The fall movie season gets a much-needed kick in the ass this week, as no fewer than a half-dozen worthwhile (or at least intriguing) films in a variety of genres hit movie houses. —-
After a six-year hiatus, Jane Campion returns with Bright Star, an affecting yet curiously conventional true-life period piece from a filmmaker who usually employs a more daring approach. Rabble-rousing documentarian du jour Michael Moore is also back, this time tackling the topic of capitalism. (Read tt stern-enzi’s review below; for the record, I found Capitalism: A Love Story slightly less effective than tt due to its scattershot narrative approach.)
Then there are a pair of directorial debuts: Ricky Gervais’ The Invention of Lying and Drew Barrymore’s Whip It look to be amusing efforts from a pair better known for their acting skills.
Cincinnati World Cinema opens its fall film series with In the Loop, a scathingly funny satire about the inanities of modern war negotiations. (Read Steven Rosen full-length review below.)
Hell, even Zombieland looks like a gas — I’ve learned to give lead dude Jesse Eisenberg the benefit of the doubt in the wake of his off-kilter yet awkwardly believable performances in several discerning films: Roger Dodger, The Squid and the Whale, The Education of Charlie Banks and Adventureland, to name a few. Curious Eisenberg side-note: He is to play the lead in David Fincher’s upcoming biopic on the dude who founded Facebook, which is tentatively entitled The Social Network.
BRIGHT STAR — Jane Campion’s love letter to the brief but passionate romance between poet John Keats (Ben Whishaw) and his neighbor Fanny Brawne (Abbie Cornish) does its best to combat the inherent limitations of the biopic genre, breathing life into characters whose unfortunate fates are known from the get-go. (Read full-length review here.) (Opens today at Esquire Theatre.) — Jason Gargano (Rated PG.) Grade: B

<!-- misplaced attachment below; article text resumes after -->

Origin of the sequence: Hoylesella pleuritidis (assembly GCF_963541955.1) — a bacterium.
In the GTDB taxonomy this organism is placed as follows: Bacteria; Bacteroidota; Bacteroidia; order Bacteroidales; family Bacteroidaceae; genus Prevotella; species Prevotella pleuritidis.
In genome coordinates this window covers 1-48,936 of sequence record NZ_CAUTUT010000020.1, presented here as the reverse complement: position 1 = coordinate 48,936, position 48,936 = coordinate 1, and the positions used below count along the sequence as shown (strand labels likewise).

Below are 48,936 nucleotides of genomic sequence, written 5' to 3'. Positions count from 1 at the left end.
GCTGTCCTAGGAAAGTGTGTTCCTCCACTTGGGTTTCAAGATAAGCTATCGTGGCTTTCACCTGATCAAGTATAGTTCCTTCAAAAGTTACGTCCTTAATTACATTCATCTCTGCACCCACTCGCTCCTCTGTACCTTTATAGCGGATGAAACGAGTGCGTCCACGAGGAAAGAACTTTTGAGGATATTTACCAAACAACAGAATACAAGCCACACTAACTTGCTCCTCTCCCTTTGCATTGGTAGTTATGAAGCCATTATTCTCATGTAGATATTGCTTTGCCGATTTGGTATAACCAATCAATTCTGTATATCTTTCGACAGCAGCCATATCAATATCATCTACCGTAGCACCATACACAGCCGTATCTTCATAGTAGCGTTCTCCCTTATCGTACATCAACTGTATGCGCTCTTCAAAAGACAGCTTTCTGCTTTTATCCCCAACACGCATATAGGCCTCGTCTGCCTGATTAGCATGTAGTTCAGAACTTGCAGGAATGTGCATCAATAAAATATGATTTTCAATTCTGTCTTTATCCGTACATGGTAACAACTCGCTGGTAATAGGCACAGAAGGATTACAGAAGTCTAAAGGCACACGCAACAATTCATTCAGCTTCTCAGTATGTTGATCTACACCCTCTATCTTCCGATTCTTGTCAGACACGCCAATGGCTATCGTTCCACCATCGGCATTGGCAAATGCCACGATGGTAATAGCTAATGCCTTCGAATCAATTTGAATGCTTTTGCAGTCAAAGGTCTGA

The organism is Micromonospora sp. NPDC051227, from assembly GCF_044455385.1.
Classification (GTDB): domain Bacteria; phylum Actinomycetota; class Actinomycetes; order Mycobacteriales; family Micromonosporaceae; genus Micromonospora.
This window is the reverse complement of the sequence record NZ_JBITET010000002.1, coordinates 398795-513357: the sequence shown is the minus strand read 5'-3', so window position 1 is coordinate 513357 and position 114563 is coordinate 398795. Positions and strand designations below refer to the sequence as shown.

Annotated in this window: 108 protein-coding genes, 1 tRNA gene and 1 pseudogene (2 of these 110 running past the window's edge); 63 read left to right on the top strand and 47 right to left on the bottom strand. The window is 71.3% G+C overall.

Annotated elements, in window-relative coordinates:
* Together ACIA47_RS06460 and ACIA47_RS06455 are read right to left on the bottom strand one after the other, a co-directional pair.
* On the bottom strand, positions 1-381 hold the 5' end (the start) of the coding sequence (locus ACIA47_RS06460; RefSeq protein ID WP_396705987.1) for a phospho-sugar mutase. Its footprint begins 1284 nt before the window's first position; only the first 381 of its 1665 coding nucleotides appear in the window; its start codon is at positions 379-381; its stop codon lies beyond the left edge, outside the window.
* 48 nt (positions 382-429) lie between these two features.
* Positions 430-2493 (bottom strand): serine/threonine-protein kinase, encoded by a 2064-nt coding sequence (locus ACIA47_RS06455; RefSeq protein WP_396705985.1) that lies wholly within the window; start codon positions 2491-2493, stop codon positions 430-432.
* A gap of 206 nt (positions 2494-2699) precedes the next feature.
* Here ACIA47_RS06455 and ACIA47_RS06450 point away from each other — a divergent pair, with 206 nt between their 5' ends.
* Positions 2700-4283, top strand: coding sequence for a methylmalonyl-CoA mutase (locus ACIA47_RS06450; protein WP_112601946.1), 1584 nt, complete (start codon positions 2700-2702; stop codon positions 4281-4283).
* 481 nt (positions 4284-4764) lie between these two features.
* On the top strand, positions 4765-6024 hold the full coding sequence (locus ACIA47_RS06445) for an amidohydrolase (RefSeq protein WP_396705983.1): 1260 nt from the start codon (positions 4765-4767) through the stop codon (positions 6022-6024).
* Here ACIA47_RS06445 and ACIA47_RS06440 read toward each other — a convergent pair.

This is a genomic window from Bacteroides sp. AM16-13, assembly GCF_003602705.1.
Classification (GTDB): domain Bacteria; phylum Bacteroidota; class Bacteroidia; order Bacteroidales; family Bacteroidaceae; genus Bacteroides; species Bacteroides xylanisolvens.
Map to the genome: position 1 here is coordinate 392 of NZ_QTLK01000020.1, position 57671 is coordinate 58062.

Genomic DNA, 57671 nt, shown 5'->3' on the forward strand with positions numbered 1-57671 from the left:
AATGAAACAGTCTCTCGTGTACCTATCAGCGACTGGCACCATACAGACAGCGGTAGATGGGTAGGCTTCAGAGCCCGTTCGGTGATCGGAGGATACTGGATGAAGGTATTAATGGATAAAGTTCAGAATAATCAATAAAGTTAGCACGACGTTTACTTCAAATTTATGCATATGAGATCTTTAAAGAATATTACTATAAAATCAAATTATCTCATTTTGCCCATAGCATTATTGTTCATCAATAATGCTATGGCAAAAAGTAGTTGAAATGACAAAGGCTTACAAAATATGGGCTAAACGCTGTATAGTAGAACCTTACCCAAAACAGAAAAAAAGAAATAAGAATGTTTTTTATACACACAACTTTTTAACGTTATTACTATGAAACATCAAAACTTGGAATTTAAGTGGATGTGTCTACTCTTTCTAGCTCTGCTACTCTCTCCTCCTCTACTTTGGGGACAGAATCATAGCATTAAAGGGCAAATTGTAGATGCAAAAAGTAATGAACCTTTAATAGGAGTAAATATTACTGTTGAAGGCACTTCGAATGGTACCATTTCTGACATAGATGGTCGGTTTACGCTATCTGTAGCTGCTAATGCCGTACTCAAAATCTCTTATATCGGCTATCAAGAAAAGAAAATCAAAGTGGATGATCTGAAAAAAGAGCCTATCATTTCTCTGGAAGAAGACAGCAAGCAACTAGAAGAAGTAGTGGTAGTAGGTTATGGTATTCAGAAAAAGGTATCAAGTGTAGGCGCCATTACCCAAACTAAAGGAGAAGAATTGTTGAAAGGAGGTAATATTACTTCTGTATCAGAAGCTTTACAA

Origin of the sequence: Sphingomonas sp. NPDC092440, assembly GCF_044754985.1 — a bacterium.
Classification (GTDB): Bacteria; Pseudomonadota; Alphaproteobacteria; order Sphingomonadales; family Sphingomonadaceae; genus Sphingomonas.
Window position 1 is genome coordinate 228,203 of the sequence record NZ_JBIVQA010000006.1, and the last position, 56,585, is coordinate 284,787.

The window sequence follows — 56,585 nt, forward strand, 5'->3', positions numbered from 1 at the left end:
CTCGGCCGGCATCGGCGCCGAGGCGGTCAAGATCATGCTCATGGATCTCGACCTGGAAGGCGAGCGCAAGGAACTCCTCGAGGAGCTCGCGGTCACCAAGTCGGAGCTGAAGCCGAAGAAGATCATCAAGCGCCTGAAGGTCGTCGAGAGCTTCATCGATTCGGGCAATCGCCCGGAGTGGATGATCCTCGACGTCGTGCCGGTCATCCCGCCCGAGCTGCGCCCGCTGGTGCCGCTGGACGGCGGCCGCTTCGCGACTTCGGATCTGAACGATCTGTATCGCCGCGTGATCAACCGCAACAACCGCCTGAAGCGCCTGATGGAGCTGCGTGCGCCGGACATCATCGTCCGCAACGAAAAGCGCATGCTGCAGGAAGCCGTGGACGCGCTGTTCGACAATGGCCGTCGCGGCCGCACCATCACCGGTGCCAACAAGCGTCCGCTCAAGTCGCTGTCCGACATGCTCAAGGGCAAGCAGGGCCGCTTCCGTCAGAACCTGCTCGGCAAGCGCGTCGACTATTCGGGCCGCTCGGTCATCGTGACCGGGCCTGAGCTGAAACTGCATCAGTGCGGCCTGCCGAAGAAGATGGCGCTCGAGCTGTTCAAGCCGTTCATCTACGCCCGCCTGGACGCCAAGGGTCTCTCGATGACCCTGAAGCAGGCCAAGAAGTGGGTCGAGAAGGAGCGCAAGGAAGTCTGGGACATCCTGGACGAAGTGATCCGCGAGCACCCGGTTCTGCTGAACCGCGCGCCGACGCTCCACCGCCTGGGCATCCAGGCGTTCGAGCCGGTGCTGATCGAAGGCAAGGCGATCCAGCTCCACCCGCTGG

CAPITALISM: A LOVE STORY — Filmmaker/rabble-rouser Michael Moore returns with a bookend of sorts to his 1989 debut, Roger & Me. Capitalism: A Love Story documents Moore’s mission to lay the blame for the financial crisis at the feet of American political and business interests. (Read full-length review here.) (Opens today at Esquire Theatre.) — tt stern-enzi (Rated R.) Grade: A
IN THE LOOP — Mix The West Wing’s knowingness of policy wonks with The Office’s deadpan, mockumentary-style humor, and then throw in Wag the Dog’s scabrous, pessimistic take on the political motives for going to war, and you have In the Loop. (Read full-length review here.) (Screens 6:30 p.m. Oct. 4 and 7:30 p.m. Oct. 6 at the Carnegie in Covington as part of Cincinnati World Cinema’s fall film series.) — Steven Rosen (Rated R.) Grade: B
THE INVENTION OF LYING — The ever-amusing Ricky Gervais stars, co-writes and co-directs this comedy about a world in which lying has yet to be invented. Yes, everyone tells the truth, no matter the consequences. Expect mondo-hilarity to ensue. Co-writer/director Matthew Robinson helps guide a cast that also includes Jennifer Garner, Jonah Hill, Louis C.K., Rob Lowe and Tina Fey. (Opens wide today.) — JG (Rated PG-13.) Review coming soon.
TOY STORY 1 & 2 — Disney/Pixar dusts off one of its most successful franchises in order to cash in on the current 3-D craze. Is that enough to justify a double-bill re-release. We’ll find out soon enough. (Opens wide today.) — JG (Rated G.) Is a review really necessary?
WHIP IT — Drew Barrymore takes a turn in the director’s chair with Whip It, the story of a ragtag team of Texas roller derby girls who inspire a lifelong outsider (Ellen Page) to find her own place in the raucous world of wheeled mayhem. It is the kind of story that plays like a random thought drifting through Barrymore’s beautiful mind, and even with the on-the-nose typecasting of Page as the hip, smart upstart, there’s never any doubt that this is Barrymore’s whip to crack. (Read full-length review here.) (Opens wide today.) — tts (Rated PG-13.) Grade: B-
ZOMBIELAND — Perhaps capitalizing on the success of Twilight, True Blood and other current living dead offerings (not to mention decades of George A. Romero's genre-defining entries), this new thriller features Jesse Eisenberg and Woody Harrelson as humans with differing philosophies about how to eradicate zombies from their futuristic world. Ruben Fleischer 's directorial debut is a nice entry into the genre: crafty, well cast, funny and oddly touching. (Opens wide today.) — JG (Rated R.) Grade: B